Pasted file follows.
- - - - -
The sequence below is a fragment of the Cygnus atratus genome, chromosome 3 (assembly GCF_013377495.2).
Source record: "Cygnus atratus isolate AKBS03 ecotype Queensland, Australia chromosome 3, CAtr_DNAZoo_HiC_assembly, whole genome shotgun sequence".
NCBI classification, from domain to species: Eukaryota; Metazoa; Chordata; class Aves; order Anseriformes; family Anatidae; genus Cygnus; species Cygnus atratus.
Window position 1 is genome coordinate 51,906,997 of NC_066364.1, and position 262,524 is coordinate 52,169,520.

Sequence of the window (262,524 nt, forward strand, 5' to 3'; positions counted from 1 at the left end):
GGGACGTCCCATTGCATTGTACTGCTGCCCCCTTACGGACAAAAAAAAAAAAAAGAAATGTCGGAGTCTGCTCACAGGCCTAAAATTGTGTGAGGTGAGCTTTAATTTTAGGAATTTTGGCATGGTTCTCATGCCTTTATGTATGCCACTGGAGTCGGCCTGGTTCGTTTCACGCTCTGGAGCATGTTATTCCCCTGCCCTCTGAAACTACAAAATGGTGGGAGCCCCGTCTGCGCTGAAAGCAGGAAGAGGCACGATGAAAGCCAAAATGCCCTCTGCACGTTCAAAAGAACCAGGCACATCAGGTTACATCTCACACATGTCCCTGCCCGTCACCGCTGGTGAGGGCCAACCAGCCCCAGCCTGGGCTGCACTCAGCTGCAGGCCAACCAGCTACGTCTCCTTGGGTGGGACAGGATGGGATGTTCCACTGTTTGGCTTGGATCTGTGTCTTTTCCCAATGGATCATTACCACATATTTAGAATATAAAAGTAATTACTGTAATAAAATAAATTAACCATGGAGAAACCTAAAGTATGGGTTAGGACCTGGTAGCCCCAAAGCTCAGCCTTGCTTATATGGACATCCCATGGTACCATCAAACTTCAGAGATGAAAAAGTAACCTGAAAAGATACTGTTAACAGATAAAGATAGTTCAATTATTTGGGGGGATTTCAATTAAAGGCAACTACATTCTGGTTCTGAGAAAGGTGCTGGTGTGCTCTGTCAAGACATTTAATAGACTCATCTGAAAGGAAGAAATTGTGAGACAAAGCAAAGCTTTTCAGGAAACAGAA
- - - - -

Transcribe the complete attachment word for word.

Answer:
The sequence below is a fragment of the Cygnus atratus genome, chromosome 3 (assembly GCF_013377495.2).
Source record: "Cygnus atratus isolate AKBS03 ecotype Queensland, Australia chromosome 3, CAtr_DNAZoo_HiC_assembly, whole genome shotgun sequence".
NCBI classification, from domain to species: Eukaryota; Metazoa; Chordata; class Aves; order Anseriformes; family Anatidae; genus Cygnus; species Cygnus atratus.
Window position 1 is genome coordinate 51,906,997 of NC_066364.1, and position 262,524 is coordinate 52,169,520.

Sequence of the window (262,524 nt, forward strand, 5' to 3'; positions counted from 1 at the left end):
GGGACGTCCCATTGCATTGTACTGCTGCCCCCTTACGGACAAAAAAAAAAAAAAGAAATGTCGGAGTCTGCTCACAGGCCTAAAATTGTGTGAGGTGAGCTTTAATTTTAGGAATTTTGGCATGGTTCTCATGCCTTTATGTATGCCACTGGAGTCGGCCTGGTTCGTTTCACGCTCTGGAGCATGTTATTCCCCTGCCCTCTGAAACTACAAAATGGTGGGAGCCCCGTCTGCGCTGAAAGCAGGAAGAGGCACGATGAAAGCCAAAATGCCCTCTGCACGTTCAAAAGAACCAGGCACATCAGGTTACATCTCACACATGTCCCTGCCCGTCACCGCTGGTGAGGGCCAACCAGCCCCAGCCTGGGCTGCACTCAGCTGCAGGCCAACCAGCTACGTCTCCTTGGGTGGGACAGGATGGGATGTTCCACTGTTTGGCTTGGATCTGTGTCTTTTCCCAATGGATCATTACCACATATTTAGAATATAAAAGTAATTACTGTAATAAAATAAATTAACCATGGAGAAACCTAAAGTATGGGTTAGGACCTGGTAGCCCCAAAGCTCAGCCTTGCTTATATGGACATCCCATGGTACCATCAAACTTCAGAGATGAAAAAGTAACCTGAAAAGATACTGTTAACAGATAAAGATAGTTCAATTATTTGGGGGGATTTCAATTAAAGGCAACTACATTCTGGTTCTGAGAAAGGTGCTGGTGTGCTCTGTCAAGACATTTAATAGACTCATCTGAAAGGAAGAAATTGTGAGACAAAGCAAAGCTTTTCAGGAAACAGAA